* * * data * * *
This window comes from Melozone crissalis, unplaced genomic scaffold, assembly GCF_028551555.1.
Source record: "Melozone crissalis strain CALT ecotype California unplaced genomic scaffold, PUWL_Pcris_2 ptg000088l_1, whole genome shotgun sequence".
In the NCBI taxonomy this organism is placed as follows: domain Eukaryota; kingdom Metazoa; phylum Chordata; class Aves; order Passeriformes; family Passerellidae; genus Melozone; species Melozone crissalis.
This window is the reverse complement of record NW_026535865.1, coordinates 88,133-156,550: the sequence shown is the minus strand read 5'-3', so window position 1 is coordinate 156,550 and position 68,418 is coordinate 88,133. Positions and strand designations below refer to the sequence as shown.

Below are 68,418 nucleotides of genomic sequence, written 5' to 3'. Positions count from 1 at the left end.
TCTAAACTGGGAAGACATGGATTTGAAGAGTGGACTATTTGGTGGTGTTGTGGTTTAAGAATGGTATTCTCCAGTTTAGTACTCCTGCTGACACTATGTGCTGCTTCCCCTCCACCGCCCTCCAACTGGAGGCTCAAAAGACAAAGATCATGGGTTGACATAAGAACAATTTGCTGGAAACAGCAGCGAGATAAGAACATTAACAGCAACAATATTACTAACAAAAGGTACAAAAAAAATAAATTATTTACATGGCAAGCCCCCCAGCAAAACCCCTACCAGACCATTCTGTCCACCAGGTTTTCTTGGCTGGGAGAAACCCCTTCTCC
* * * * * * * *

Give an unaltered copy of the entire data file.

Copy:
This window comes from Melozone crissalis, unplaced genomic scaffold, assembly GCF_028551555.1.
Source record: "Melozone crissalis strain CALT ecotype California unplaced genomic scaffold, PUWL_Pcris_2 ptg000088l_1, whole genome shotgun sequence".
In the NCBI taxonomy this organism is placed as follows: domain Eukaryota; kingdom Metazoa; phylum Chordata; class Aves; order Passeriformes; family Passerellidae; genus Melozone; species Melozone crissalis.
This window is the reverse complement of record NW_026535865.1, coordinates 88,133-156,550: the sequence shown is the minus strand read 5'-3', so window position 1 is coordinate 156,550 and position 68,418 is coordinate 88,133. Positions and strand designations below refer to the sequence as shown.

Below are 68,418 nucleotides of genomic sequence, written 5' to 3'. Positions count from 1 at the left end.
TCTAAACTGGGAAGACATGGATTTGAAGAGTGGACTATTTGGTGGTGTTGTGGTTTAAGAATGGTATTCTCCAGTTTAGTACTCCTGCTGACACTATGTGCTGCTTCCCCTCCACCGCCCTCCAACTGGAGGCTCAAAAGACAAAGATCATGGGTTGACATAAGAACAATTTGCTGGAAACAGCAGCGAGATAAGAACATTAACAGCAACAATATTACTAACAAAAGGTACAAAAAAAATAAATTATTTACATGGCAAGCCCCCCAGCAAAACCCCTACCAGACCATTCTGTCCACCAGGTTTTCTTGGCTGGGAGAAACCCCTTCTCC